LOS ANGELES (Reuters) - Former Republican presidential nominee Mitt Romney and his wife, Ann, can demolish their beachfront home in a tony enclave near San Diego and build a larger 11,000-square-foot replacement, the California Coastal Commission ruled on Friday.
A neighbor of the Romneys had sought to block the project on the grounds that the couple's property in La Jolla was too small to justify a house of that size, under regulations determining the ratio between lot and house sizes, according to documents before the commission.
Romney, the former governor of Massachusetts, was estimated during his 2012 presidential campaign to have a net worth of up to $250 million.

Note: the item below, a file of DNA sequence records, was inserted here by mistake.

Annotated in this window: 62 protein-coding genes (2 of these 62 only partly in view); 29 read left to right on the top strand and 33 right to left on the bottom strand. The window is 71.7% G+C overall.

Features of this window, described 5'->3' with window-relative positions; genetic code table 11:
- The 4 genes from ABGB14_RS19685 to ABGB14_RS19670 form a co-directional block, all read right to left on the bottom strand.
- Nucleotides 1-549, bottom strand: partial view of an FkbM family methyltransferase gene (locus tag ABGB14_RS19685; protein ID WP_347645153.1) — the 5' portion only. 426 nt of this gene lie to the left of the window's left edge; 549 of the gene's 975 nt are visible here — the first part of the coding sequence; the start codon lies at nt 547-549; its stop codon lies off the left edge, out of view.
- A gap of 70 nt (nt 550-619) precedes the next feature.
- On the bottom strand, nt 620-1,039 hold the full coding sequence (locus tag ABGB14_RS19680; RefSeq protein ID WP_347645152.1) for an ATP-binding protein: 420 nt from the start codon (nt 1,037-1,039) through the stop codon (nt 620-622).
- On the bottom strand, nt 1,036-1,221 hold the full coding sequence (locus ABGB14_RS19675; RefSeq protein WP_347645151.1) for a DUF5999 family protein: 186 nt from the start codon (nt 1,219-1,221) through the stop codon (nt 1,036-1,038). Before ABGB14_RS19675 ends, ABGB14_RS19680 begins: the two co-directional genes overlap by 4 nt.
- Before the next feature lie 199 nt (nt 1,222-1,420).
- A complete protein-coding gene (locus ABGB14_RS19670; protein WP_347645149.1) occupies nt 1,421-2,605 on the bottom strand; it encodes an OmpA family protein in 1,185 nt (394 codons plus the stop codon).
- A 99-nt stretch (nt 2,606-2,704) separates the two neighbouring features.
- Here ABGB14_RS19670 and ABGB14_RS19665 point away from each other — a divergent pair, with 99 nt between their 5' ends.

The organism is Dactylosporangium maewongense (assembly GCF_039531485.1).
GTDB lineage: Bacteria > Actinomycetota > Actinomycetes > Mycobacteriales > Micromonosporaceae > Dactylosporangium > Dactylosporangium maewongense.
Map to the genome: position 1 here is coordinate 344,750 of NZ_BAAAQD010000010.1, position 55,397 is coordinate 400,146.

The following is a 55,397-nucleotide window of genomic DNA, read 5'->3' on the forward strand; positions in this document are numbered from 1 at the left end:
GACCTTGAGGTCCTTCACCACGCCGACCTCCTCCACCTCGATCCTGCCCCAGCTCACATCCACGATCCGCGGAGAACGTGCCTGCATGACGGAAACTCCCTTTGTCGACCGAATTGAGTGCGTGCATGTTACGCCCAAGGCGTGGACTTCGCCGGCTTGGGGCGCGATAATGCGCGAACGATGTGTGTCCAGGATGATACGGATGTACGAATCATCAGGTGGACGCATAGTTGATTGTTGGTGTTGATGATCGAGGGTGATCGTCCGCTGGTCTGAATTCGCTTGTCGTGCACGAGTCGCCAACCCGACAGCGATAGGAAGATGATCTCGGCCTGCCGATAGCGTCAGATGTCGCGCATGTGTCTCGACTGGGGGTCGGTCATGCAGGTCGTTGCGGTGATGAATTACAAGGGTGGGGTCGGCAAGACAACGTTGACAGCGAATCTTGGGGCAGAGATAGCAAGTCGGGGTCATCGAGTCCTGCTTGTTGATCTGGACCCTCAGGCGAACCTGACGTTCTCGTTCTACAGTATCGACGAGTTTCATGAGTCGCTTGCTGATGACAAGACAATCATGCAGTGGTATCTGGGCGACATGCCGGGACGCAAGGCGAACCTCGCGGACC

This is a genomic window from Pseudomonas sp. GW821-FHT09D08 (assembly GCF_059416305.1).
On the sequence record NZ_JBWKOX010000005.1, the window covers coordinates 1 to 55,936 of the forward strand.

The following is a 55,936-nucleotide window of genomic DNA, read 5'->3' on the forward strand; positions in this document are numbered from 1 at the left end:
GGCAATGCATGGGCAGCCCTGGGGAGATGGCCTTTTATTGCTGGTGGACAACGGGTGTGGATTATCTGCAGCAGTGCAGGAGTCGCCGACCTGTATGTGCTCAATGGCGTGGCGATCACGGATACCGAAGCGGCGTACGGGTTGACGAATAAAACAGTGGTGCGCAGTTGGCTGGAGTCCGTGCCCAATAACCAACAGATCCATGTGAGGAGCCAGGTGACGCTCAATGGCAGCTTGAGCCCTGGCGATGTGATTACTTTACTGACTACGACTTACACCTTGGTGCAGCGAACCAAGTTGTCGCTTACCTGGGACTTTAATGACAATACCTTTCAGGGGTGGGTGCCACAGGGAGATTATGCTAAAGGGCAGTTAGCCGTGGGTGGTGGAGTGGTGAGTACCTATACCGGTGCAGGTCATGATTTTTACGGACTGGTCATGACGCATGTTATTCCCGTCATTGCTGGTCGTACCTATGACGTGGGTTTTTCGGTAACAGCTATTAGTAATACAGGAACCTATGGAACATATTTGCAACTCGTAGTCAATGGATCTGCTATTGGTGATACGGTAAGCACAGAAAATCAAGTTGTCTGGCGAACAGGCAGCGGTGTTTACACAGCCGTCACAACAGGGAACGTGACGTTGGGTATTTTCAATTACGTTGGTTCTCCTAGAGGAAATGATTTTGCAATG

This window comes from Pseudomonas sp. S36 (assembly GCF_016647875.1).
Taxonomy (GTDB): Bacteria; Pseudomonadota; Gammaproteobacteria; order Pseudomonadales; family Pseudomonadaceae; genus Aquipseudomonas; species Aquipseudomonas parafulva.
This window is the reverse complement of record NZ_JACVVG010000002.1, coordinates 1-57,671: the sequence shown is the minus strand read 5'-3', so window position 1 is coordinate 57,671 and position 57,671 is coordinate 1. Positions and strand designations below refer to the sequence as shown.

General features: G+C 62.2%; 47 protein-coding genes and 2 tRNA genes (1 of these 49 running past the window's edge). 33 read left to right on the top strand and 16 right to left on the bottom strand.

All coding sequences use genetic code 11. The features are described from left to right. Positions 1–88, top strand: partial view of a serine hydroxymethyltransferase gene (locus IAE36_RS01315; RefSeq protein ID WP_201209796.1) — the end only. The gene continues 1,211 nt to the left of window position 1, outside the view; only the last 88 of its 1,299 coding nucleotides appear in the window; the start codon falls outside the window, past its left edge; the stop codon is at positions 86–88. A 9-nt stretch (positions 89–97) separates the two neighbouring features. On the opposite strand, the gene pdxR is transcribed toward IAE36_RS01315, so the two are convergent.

The Coastal Commission voted 7-4 at a meeting in San Diego to deny the appeal and allow the project to go forward, said Sarah Christie, spokeswoman for the panel.
The Romneys' neighbor had contended the couple had wrongly claimed a sandy beach area as part of their property to win approval for a larger house than they would otherwise be allowed to build, the commission report said.
Coastal Commissioner Greg Cox said the Romneys' proposed house will not be "intrusive or blocking the views that people have right now," according to a report from the City News Service.
The couple's current house in La Jolla measures 3,100 square feet (288 square meters), Christie said. The planned home is approaching three times the size of the existing home, and will have two stories and a basement.
(Reporting by Alex Dobuzinskis; Editing by Cynthia Johnston and Lisa Shumaker)
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